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Unnamed Figures: Black Presence and Absence in the Early American North, an exhibit co-curated by UD undergraduate alumna and current doctoral student Emelie Gevalt, explores a previously unexamined subject in the art world. The exhibit at the American Folk Art Museum in New York City includes 125 artifacts, including paintings, sculptures, pottery, needlework and more.
Art, art history and cultural dimensions of American art have been University of Delaware doctoral student Emelie Gevalt’s passion for a long time. As the Curatorial Chair for Collections and Curator of Folk Art at the American Folk Art Museum (AFAM) in New York City since 2019, she found herself in the right place at the right time to curate an exhibit that is garnering positive attention for its exploration of a subject that has been largely unexamined in the art world — Black representation in the U.S. Northeast.
Unnamed Figures: Black Presence and Absence in the Early American North, which was three years in the making, includes 125 paintings, drawings, photographs, needlework and pottery by Black artists from the late 1700s and 1800s. The collection highlights the presence — and absence — of Black individuals at the time and was inspired, in part, by a class Gevalt took at UD.
Gevalt joined AFAM after receiving her master’s degree from UD’s Winterthur American Material Culture program (WPAMC), offered in conjunction with Winterthur Museum, Garden and Library. Once there, she questioned the representation, and lack thereof, of Black individuals in the art of the era and raised the idea of an exhibit that would explore the seeming “erasure” of Black individuals and the role of slavery in the north.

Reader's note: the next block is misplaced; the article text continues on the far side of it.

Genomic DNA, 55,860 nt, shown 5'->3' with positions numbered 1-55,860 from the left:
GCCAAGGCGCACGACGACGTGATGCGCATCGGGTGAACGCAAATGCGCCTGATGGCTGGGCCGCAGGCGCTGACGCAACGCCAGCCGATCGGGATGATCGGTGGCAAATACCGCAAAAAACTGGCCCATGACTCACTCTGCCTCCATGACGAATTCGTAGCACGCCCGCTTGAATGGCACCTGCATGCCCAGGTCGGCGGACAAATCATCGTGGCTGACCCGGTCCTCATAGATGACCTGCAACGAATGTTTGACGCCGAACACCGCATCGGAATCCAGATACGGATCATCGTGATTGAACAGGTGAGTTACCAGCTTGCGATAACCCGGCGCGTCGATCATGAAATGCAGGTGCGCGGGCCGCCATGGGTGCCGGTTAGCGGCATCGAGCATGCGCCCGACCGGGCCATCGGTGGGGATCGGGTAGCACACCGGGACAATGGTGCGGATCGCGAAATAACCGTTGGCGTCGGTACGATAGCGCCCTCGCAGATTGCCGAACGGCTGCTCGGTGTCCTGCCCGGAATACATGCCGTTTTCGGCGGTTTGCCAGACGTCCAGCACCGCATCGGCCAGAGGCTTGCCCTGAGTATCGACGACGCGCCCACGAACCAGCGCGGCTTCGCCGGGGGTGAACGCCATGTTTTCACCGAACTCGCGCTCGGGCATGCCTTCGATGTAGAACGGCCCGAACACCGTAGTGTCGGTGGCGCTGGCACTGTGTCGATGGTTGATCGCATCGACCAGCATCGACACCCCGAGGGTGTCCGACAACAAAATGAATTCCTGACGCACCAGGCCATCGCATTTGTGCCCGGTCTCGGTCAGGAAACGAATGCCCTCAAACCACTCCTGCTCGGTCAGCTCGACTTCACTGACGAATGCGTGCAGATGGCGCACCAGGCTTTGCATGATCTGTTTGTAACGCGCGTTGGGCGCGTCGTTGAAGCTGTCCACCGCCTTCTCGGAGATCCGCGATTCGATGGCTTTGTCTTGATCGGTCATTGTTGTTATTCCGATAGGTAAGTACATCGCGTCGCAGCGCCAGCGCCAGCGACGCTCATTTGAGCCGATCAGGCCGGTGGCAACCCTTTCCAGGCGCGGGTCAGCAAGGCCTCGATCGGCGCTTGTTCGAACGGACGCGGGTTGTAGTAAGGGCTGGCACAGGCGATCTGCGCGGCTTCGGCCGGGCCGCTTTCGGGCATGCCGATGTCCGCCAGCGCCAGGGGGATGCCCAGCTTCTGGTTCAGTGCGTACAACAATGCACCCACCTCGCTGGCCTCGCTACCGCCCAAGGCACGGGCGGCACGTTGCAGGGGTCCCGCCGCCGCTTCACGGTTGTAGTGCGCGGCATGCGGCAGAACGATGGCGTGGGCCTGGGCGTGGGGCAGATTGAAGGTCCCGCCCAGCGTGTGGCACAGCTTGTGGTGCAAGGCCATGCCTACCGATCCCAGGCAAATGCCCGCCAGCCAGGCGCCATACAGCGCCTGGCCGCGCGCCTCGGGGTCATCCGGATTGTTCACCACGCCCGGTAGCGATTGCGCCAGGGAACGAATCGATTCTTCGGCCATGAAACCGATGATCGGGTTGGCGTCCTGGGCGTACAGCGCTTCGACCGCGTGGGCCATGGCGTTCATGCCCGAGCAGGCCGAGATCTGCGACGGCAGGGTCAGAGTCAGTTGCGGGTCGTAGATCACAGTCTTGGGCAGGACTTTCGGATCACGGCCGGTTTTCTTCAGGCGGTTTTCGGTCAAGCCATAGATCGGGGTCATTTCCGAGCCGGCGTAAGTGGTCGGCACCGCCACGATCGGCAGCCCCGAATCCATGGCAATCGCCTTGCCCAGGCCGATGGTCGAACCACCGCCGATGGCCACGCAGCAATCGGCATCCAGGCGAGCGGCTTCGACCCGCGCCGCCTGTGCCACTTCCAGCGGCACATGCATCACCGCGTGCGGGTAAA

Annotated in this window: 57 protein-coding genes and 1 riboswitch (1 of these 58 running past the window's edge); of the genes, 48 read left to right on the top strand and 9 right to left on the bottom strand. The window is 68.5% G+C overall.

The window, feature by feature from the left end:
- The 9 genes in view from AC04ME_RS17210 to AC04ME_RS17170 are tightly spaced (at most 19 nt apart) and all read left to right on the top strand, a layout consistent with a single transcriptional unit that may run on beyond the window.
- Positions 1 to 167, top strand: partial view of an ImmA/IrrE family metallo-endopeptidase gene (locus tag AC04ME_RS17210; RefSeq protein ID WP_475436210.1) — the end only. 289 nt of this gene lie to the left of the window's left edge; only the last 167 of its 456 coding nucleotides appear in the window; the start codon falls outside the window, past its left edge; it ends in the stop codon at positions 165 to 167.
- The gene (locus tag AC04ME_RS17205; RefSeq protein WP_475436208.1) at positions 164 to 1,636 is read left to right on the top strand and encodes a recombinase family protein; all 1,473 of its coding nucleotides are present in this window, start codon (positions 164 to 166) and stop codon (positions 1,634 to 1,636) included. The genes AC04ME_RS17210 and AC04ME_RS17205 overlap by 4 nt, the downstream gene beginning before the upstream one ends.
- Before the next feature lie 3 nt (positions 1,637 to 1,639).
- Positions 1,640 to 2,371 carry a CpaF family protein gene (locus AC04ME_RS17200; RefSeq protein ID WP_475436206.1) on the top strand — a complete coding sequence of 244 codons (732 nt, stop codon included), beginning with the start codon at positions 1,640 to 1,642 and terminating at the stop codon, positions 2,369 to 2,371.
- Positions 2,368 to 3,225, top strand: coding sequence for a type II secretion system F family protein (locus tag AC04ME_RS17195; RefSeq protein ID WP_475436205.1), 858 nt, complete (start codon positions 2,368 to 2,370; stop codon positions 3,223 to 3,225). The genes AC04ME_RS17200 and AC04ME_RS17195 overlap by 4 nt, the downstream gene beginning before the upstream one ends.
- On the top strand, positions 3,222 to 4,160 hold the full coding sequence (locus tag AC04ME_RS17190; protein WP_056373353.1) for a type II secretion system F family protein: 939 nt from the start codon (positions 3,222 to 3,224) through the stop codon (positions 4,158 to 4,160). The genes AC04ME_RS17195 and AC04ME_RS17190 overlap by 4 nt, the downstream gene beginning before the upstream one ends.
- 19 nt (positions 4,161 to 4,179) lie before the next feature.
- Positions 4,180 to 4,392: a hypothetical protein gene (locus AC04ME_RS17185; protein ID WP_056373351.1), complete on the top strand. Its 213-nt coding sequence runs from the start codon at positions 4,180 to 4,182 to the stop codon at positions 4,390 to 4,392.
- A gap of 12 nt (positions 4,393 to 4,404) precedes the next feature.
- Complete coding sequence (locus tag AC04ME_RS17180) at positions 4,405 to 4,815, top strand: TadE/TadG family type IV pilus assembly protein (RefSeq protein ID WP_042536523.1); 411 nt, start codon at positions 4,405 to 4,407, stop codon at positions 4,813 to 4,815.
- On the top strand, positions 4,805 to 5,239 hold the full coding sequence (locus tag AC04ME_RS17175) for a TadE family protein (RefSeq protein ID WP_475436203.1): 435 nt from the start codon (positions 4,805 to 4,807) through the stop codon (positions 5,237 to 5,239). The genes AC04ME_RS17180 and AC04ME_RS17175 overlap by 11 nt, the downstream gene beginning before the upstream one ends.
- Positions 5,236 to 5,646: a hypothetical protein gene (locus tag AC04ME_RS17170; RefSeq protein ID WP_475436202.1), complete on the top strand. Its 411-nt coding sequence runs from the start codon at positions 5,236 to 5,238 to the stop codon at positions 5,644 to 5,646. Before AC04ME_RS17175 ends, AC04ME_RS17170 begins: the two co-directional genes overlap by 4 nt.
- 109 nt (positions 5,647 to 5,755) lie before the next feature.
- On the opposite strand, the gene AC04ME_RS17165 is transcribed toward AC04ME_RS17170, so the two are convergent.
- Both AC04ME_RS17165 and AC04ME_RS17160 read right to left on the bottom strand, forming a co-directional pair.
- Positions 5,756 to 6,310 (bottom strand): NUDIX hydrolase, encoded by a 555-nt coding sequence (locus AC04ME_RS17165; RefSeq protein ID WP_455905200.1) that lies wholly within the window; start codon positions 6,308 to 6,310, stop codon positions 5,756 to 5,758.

“There is still a misunderstanding of the history of slavery in the Northeast,” she said. “Connecticut didn’t even outlaw slavery until 1848, for example. Even though historians have done a lot of work on this, the mythology still exists. Slavery [in the Northeast] was prevalent and was not benign. Our hope is that by harnessing the power of the images, this understanding of the realities of this history will become clear to our visitors and they will share [their new knowledge] with others.”
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Emelie Gevalt, a UD doctoral student, describes details of a painting in the exhibit during a gallery talk at the American Folk Art Museum.
Gevalt, who is a student in UD’s Art History Curatorial Track program, co-curated Unnamed Figures with RL Watson, an assistant professor at Lake Forest College, and Sadé Ayorinde, a predoctoral fellow at the Smithsonian Museum. They and other scholars contributed to the show’s catalog, which includes an essay written by Gevalt’s dissertation adviser, Jennifer Van Horn, associate professor of art and art history at UD.
When they began their work in 2020, Gevalt worried there wouldn’t be enough artifacts to fill an exhibit space. She needn’t have been concerned.